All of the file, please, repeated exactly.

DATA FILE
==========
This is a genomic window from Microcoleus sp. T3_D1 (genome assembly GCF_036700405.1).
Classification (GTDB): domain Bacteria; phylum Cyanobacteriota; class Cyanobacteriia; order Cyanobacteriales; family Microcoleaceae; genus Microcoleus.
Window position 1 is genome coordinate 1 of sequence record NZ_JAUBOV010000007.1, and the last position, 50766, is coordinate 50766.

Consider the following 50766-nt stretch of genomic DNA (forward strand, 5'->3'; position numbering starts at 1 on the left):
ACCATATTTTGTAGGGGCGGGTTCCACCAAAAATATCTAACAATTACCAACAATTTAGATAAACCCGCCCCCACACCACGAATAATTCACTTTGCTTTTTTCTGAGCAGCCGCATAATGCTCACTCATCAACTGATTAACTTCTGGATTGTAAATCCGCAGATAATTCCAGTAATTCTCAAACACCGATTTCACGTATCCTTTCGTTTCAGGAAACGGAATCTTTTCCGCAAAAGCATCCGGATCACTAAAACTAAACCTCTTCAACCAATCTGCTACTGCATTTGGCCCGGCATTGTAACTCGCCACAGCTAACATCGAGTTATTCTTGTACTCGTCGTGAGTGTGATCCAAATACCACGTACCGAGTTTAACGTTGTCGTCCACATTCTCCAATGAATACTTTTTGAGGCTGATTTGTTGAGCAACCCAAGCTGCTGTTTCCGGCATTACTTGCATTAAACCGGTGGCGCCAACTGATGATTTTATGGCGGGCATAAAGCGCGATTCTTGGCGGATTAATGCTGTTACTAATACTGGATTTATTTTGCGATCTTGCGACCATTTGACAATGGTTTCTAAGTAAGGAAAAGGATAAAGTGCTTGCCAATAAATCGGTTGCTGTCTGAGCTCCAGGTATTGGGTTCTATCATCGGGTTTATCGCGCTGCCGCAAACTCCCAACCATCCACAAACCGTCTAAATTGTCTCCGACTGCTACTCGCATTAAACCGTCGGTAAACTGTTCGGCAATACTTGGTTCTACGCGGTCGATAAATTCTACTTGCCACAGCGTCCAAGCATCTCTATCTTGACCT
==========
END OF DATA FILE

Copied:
This is a genomic window from Microcoleus sp. T3_D1 (genome assembly GCF_036700405.1).
Classification (GTDB): domain Bacteria; phylum Cyanobacteriota; class Cyanobacteriia; order Cyanobacteriales; family Microcoleaceae; genus Microcoleus.
Window position 1 is genome coordinate 1 of sequence record NZ_JAUBOV010000007.1, and the last position, 50766, is coordinate 50766.

Consider the following 50766-nt stretch of genomic DNA (forward strand, 5'->3'; position numbering starts at 1 on the left):
ACCATATTTTGTAGGGGCGGGTTCCACCAAAAATATCTAACAATTACCAACAATTTAGATAAACCCGCCCCCACACCACGAATAATTCACTTTGCTTTTTTCTGAGCAGCCGCATAATGCTCACTCATCAACTGATTAACTTCTGGATTGTAAATCCGCAGATAATTCCAGTAATTCTCAAACACCGATTTCACGTATCCTTTCGTTTCAGGAAACGGAATCTTTTCCGCAAAAGCATCCGGATCACTAAAACTAAACCTCTTCAACCAATCTGCTACTGCATTTGGCCCGGCATTGTAACTCGCCACAGCTAACATCGAGTTATTCTTGTACTCGTCGTGAGTGTGATCCAAATACCACGTACCGAGTTTAACGTTGTCGTCCACATTCTCCAATGAATACTTTTTGAGGCTGATTTGTTGAGCAACCCAAGCTGCTGTTTCCGGCATTACTTGCATTAAACCGGTGGCGCCAACTGATGATTTTATGGCGGGCATAAAGCGCGATTCTTGGCGGATTAATGCTGTTACTAATACTGGATTTATTTTGCGATCTTGCGACCATTTGACAATGGTTTCTAAGTAAGGAAAAGGATAAAGTGCTTGCCAATAAATCGGTTGCTGTCTGAGCTCCAGGTATTGGGTTCTATCATCGGGTTTATCGCGCTGCCGCAAACTCCCAACCATCCACAAACCGTCTAAATTGTCTCCGACTGCTACTCGCATTAAACCGTCGGTAAACTGTTCGGCAATACTTGGTTCTACGCGGTCGATAAATTCTACTTGCCACAGCGTCCAAGCATCTCTATCTTGACCT